Abeyawardene v. Jayanayake
Present: Nagalingam A.C.J.
E. ABEYAWARDENE, Petitioner, and C. E. JAYANAYAKE,et al., Respondents
S. C. 190—-Application for a Writ of Habeas Corpus
Habeas corpus—Surrender and abandonment of a child by Us parents—Custodian’sduty of registration—Adoption of Children Ordinance, No. 2d of 19dl, ss. 19, 26.Where the custody of a child is transferred by its natural parent to a thirdparty in circumstances not amounting to adoption, it is generally the duty ofthe third party, under section 19 of the Adoption of Children Ordinance, to havehimself registered as the custodian of the child. Failure to register renders himliable to restore the child’s custody to the natural parent, even if the restorationis prejudicial to the best interests of the child.
Application for a tvrit of habeas corpus.
S, Jayawickreme, for the petitioner.
N.E. Weerasooria, Q.C., with J. A. P. Cherubim and A. W. W.Goonewardena, for the respondents.
Cur. adv. vult.
IXAGAIiIXGAM A.C. J.—Abeyawardene v. Jayanayake
September II, 1953. Xagalingam A.C.J.—
The petitioner who is mother of a child by the name of Nirmalie appliesto have its custody delivered to her after removing it from the custody ofthe respondents with whom it is at present.
The learned Magistrate to whom the matter was referred for inquiry hasin a very careful and lucid report given reasons for the view he has takenthat the child should be restored to its mother. I do not think I needtraverse the same ground, for counsel for the respondents did not himselfseek to question the soundness of the view expressed by the learned Ma-gistrate on questions of fact. He, however, attempted to show that thechild should not be removed from the custody of who might be termed itsfoster parents, and based bis argument upon the English case of Mathie-son v. Xa pier 1 where the right of the natural parent was not permittedto hold sway as against the claim of a third party who had received thechild in circumstances amounting to what has been referred to under theEnglish Law as surrender and abandonment of the child by its naturalparents.
It is true that the English notion of surrender and abandonment of achild has been recognized in more than one case in our coruts—seeGiinaratnayake v. Clayton2 and Samarasinghe v. Simon1 * 3, but no attempthas been made to show what are the legal consequences of surrender andabandonment, excepting that in such a case a court would bestow itsconsideration as to what is best for the child in the circumstances.
Under the Homan Hutch Law, the natural parent has a right to thecustody of his or her child and that custody can only be terminated underthat law under circumstances which are well recognized and clearlydefined 4. The mere delivery of a child by its natural parent to a thirdparty does not invest the transaction with any legal consequences. If theparent had a right to hand over the custody of a child then that parentwould also have the undoubted right to resume the custody himself, as theauthority of the parent must prevail in the latter instance as much as inthe former. We are quite used to the principles of adoption, though itdoes not apply to persons who are governed by the Homan Hutch Law.Adoption results in definite legal consequences, so far as the child, theadoptive parent and the natural parent are concerned.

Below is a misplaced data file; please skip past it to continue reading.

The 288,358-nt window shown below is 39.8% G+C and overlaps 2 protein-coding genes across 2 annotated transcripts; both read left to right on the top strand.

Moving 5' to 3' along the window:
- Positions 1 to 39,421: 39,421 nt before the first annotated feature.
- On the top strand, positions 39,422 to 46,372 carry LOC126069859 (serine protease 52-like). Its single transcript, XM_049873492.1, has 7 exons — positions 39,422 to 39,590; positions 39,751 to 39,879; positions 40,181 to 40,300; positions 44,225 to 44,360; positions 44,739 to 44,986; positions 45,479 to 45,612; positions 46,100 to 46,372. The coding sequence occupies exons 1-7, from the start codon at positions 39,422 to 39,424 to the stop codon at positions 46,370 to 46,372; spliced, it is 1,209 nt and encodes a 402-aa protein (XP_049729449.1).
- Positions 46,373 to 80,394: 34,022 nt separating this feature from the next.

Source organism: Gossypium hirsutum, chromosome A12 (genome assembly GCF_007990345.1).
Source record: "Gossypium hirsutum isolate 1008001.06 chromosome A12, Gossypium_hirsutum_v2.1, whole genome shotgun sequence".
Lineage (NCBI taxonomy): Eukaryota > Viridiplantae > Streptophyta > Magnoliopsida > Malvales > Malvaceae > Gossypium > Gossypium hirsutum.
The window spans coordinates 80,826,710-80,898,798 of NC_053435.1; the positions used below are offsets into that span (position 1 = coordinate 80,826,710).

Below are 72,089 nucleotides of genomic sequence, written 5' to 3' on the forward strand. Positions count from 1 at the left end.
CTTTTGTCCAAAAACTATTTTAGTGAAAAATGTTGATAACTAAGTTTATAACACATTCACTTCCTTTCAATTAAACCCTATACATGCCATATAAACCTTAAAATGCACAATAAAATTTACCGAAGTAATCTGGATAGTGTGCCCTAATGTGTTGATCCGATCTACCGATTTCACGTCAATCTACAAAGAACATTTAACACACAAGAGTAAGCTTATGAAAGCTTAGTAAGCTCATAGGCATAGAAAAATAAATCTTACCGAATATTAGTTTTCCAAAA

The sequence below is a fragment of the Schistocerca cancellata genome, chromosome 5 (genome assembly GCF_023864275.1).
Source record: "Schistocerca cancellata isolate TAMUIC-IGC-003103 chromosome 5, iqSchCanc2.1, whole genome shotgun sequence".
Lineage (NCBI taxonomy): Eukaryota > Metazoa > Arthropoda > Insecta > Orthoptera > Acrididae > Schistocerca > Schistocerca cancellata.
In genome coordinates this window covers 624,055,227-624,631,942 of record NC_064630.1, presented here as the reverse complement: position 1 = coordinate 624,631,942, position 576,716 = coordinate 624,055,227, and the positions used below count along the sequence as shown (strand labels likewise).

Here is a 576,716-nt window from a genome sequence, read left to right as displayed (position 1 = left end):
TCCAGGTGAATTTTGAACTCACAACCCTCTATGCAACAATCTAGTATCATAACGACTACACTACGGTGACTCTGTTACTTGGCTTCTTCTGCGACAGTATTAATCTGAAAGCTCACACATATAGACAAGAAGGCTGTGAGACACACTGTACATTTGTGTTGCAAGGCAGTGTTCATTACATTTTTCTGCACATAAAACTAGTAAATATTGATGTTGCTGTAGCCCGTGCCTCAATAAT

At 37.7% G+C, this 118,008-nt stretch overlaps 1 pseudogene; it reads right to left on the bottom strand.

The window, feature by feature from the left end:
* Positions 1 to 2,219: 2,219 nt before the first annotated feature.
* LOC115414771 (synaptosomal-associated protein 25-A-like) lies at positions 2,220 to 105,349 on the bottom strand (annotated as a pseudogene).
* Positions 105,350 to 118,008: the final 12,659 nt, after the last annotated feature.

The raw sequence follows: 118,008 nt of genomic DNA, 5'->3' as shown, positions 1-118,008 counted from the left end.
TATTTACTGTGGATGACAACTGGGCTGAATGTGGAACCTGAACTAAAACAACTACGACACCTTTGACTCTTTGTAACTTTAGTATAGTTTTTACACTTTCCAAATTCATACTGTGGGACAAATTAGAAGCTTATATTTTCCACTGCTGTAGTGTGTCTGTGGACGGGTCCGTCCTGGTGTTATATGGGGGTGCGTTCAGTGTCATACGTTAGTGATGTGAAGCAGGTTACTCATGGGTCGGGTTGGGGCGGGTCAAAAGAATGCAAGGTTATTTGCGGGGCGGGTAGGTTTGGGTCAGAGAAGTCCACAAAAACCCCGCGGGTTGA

It is, however, unnecessary to pursue the question as to the effect ofsurrender and abandonment, for the legislature has now stepped in andgiven legal recognition to the basic idea underlying the English notion ofsurrender. By the Adoption of Children Ordinance, No. 24 of 1941,
– adoption has been made legal even among persons governed by the RomanHutch Law. The Ordinance goes on to give legal recognition to thetransference of the custody of a child in circumstances-where the transac-tion may not amount to adoption, and defines the circumstances and theconsequences of such transference of custody. It uses a term for theperson who receives the child in these circumstances as the custodian
1 (1918fll9 L.T.R. 18.
* (1929) 31 N. L. R. 132.
3(1941) 43 K. L. R. 129.
4Lee ; An Introduction to Roman Dutch Law, page 42.
Deerasooriya v. Masilamany
of the child. The Ordinance came into operation on Is# February,1944 x. The delivery of the child in question was in 1947, at a datewhen the Ordinance was in operation, and section 19 of the Ordinanceprohibits any person, subject to certain exceptions which have noapplication to the facts of the present case, from taking or receivinginto his custody subsequent to the coming into operation of theOrdinance a child of which he is not a natural parent unlesshe has been registered as the custodian of the child. It is notsuggested in this case that any certificate of registration has been obtained,and in any event no such certificate has been produced. In fact theattention of neither counsel nor Magistrate seems to have been given tothe existence of the Ordinance.
The position in law, therefore, would appear to be that the respondents’custody of the child is illegal as such custody is in contravention of theprovisions of the Ordinance, and furthermore they are guilty of the offenceprescribed by section 26 of .the Ordinance. Their custody cannot, there-fore, be continued even if one were constrained to look at the problemfrom the point of view of what is good for and in the best interests ofthe child.
In view of the foregoing I grant the application of the petitioner anddirect that the child Jehanara Nirmalie Abeyawardene alias JayanthieJayanayake be restored to the custody of the petitioner, and remit therecord to the learned Magistrate for the order to be given effect to by him.The learned Magistrate will report to this court after the order has beenexecuted.